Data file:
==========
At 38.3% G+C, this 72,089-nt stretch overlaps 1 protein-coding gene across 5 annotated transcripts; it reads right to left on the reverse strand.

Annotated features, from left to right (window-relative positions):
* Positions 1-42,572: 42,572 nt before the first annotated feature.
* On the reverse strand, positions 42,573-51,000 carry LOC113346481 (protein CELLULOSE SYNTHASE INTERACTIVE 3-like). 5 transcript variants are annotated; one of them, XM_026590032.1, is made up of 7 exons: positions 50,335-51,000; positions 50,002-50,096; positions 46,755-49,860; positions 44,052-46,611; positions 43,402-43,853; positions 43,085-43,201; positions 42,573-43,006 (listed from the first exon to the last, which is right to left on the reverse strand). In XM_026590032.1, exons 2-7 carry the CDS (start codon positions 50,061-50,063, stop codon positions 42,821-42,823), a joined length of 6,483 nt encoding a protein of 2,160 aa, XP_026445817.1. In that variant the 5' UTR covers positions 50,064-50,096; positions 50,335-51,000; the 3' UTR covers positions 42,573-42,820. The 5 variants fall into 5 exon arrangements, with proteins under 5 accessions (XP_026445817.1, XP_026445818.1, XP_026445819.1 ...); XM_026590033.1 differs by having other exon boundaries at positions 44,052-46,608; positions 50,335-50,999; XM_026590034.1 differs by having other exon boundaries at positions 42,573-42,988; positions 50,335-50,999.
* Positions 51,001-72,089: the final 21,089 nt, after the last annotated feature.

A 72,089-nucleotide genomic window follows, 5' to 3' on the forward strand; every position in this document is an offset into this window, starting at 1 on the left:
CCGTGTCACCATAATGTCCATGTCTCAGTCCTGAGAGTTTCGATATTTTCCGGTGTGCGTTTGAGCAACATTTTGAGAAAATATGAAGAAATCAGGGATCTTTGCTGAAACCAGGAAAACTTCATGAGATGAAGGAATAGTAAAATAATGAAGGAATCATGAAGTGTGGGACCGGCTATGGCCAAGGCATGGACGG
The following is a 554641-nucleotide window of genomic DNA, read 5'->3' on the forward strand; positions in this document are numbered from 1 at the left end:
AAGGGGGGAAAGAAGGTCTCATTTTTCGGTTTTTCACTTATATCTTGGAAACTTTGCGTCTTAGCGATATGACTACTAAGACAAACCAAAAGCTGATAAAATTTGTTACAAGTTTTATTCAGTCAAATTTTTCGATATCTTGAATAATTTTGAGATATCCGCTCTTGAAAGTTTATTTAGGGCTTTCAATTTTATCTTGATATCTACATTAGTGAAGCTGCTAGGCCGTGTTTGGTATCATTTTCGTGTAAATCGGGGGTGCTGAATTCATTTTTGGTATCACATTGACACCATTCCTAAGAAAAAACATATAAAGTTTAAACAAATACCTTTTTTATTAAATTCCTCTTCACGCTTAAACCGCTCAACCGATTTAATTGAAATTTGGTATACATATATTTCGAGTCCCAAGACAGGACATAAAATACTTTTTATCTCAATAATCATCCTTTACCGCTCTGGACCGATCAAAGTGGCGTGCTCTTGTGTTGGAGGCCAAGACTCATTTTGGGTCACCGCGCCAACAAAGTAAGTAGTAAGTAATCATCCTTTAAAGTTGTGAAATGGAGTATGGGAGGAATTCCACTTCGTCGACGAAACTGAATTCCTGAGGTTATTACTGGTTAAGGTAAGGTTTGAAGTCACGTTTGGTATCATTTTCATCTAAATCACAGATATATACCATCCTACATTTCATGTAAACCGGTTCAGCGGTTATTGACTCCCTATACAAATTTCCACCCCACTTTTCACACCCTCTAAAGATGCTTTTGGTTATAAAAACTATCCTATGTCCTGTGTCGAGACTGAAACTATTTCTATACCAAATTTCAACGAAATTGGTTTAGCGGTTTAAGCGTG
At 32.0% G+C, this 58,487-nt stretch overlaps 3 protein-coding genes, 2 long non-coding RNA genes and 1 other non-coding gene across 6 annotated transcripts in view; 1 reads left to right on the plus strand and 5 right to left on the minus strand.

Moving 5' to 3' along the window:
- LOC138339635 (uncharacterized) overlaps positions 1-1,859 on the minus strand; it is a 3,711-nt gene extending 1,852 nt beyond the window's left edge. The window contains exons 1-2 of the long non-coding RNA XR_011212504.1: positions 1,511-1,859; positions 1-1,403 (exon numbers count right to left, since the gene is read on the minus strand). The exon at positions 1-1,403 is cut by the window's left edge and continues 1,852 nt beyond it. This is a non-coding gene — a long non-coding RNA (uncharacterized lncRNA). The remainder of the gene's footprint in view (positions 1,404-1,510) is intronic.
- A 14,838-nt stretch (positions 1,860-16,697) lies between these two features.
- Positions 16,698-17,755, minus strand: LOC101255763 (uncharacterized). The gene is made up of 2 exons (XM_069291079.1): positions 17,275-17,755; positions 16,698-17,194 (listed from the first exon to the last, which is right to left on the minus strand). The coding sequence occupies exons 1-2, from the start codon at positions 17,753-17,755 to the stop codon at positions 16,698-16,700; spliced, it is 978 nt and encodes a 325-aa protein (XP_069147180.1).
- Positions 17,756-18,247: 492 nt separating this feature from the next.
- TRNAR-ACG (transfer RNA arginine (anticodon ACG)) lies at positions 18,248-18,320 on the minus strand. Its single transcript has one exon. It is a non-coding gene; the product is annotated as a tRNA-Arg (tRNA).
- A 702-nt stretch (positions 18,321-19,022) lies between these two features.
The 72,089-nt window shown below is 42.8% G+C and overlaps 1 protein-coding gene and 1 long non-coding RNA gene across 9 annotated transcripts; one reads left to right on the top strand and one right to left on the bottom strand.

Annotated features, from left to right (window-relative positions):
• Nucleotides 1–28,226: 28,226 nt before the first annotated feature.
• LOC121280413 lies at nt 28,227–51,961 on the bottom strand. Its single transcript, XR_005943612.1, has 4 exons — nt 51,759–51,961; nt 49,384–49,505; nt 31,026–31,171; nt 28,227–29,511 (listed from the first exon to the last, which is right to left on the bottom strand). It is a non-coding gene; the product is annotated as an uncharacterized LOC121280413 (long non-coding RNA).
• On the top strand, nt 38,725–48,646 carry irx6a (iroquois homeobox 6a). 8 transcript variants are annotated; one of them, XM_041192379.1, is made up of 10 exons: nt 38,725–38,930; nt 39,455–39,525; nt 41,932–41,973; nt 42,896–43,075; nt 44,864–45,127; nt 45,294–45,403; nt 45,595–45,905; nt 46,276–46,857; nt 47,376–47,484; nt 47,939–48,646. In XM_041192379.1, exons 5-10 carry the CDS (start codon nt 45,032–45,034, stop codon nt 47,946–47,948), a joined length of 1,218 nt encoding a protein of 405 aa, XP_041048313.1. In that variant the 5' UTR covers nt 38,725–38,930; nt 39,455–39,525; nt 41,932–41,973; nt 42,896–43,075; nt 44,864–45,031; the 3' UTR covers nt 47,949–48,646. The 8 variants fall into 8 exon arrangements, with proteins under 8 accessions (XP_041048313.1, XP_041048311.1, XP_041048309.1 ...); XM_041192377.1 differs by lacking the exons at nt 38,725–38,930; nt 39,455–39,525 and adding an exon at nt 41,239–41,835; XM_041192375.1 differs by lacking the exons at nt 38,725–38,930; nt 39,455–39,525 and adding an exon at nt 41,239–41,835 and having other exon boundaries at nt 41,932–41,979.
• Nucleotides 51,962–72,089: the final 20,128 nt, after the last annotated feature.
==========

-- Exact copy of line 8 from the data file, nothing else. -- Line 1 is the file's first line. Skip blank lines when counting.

The following is a 554641-nucleotide window of genomic DNA, read 5'->3' on the forward strand; positions in this document are numbered from 1 at the left end: